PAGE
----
"It's getting worse. It's his fault. Vote for me."
"No, it's getting better. It's my doing, and it would get worse if you voted for him. Vote for me."
With the amount of noise over the unemployment number likely to get more intense the closer the election gets, it's probably time for yet another reality check. So here goes:
The unemployment number doesn't matter.
Well, it does, but only in the macro sense. But for you, reading this—maybe worried about entering the job market for the first time, or re-entering it after a period of inactivity, or weighing up whether to risk switching jobs—it doesn't matter one bit.
There are a number of reasons why it doesn't matter. Here just one: it's a national snapshot of all potential employees in all locations around the country. So it's not specific to you. The headline number (which is pretty much all you ever hear about) can't tell the difference between a temporarily-indisposed programmer whose skills are in high demand, and an out-of-work lamplighter who hasn't been able to find a job since the dawn of electricity. It treats them all the same: as a minute fraction of a percentage point.
Among the things it doesn't measure: potential. No-one from the BLS is calling to find out how many informational interviews you've conducted in the past month. It's not comparing your skills and qualifications with open positions, or assessing the strength of your network. And it's definitely not taking your ability to research and prepare for that one perfect opening into account.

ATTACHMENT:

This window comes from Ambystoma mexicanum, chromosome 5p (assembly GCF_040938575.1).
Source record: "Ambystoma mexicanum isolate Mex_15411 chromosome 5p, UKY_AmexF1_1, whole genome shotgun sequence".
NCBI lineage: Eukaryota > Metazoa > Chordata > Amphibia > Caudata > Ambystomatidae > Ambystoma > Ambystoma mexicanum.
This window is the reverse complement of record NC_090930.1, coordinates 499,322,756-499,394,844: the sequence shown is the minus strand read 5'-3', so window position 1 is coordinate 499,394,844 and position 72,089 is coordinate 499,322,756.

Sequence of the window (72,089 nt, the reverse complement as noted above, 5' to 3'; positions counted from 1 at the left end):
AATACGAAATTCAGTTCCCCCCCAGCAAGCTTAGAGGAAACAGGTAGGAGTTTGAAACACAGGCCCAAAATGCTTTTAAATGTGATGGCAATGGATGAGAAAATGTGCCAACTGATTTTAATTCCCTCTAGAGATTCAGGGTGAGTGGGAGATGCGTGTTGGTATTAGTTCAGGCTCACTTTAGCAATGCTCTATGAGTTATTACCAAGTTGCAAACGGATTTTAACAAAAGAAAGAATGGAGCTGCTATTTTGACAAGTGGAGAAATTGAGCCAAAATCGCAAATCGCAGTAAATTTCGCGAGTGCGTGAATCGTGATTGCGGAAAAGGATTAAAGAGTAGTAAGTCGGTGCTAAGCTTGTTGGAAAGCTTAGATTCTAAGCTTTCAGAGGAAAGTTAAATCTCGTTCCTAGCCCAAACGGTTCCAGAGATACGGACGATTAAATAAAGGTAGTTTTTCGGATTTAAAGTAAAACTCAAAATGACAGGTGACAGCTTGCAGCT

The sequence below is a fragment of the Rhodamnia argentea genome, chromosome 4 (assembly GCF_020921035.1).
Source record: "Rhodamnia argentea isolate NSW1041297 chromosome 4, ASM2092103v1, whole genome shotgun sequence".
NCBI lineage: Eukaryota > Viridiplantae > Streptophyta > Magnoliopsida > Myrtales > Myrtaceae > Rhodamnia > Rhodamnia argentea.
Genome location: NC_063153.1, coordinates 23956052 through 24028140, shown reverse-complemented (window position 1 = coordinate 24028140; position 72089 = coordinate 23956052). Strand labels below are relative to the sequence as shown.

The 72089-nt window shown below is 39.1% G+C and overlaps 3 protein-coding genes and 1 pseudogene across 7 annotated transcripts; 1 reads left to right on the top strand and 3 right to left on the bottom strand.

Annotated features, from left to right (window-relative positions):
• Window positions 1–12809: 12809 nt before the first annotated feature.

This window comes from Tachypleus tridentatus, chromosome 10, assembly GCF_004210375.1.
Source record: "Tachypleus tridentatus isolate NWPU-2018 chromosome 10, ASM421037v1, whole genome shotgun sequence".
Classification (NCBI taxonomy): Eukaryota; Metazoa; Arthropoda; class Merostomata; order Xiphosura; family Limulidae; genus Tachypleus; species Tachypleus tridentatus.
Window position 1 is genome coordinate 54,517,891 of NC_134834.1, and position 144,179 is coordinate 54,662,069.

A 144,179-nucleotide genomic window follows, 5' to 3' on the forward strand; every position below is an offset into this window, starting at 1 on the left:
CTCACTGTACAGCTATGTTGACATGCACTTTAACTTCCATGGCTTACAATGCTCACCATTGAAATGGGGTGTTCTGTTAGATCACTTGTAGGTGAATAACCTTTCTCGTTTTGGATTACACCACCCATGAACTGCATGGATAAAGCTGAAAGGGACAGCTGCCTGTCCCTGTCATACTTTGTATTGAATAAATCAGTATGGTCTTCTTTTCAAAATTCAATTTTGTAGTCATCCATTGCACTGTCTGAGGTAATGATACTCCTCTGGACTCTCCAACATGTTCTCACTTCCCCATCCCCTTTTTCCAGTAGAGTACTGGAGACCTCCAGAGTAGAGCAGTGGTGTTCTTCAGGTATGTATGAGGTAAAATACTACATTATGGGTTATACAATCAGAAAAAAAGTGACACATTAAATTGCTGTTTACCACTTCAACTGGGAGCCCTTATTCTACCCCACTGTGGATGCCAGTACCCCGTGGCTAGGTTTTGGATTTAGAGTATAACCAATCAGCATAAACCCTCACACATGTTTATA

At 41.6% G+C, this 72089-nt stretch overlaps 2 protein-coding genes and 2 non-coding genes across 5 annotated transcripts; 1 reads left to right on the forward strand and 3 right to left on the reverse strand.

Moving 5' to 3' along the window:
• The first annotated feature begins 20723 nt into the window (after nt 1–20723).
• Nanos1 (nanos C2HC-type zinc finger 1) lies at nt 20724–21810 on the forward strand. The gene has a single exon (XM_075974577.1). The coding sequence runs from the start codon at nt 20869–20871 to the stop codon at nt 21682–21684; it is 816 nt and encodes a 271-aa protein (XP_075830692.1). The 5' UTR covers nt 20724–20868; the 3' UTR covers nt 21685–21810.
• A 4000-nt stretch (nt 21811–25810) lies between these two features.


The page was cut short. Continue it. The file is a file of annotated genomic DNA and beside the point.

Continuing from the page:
Keep the following in mind: the unemployment report is a mere snapshot in time. Sure, it indicates what the general job market may have been like a month ago. But it doesn't represent the truth on the ground right now. Now for you, me or any other individual it represents. So getting hung up or discouraged by any kind of setback or slowing of job growth is pointless. Because when you only need one job, whether the nation as a whole created 120,000 or 250,000 last month is immaterial.
So, instead of worrying about the number, here are a few more productive things you can worry about (and which should stop you from being in the wrong column when they're adding up the numbers):
Is it up to date? Does it describe your professional history in a way that emphasizes the value you bring to an organization? Do you have a couple of different versions, tailored for different kinds of opportunities, showcasing different attributes?
Your Interview Skills
Have you been doing enough research on the companies you've been applying to? Have you worked out answers to the more common interview questions that you can reel off without seeming like they're rehearsed?
Have you made any new contacts in your industry of choice recently? Have you been checking in with your contacts to see how they're doing? Have you gone on any informational interviews to expand your network and industry knowledge.
The bottom line: of the many things you can control in the job search process, the number of jobs available is not one of them. Instead of worrying about it, direct your energies to things that you can control.
--Phil Stott, Vault.com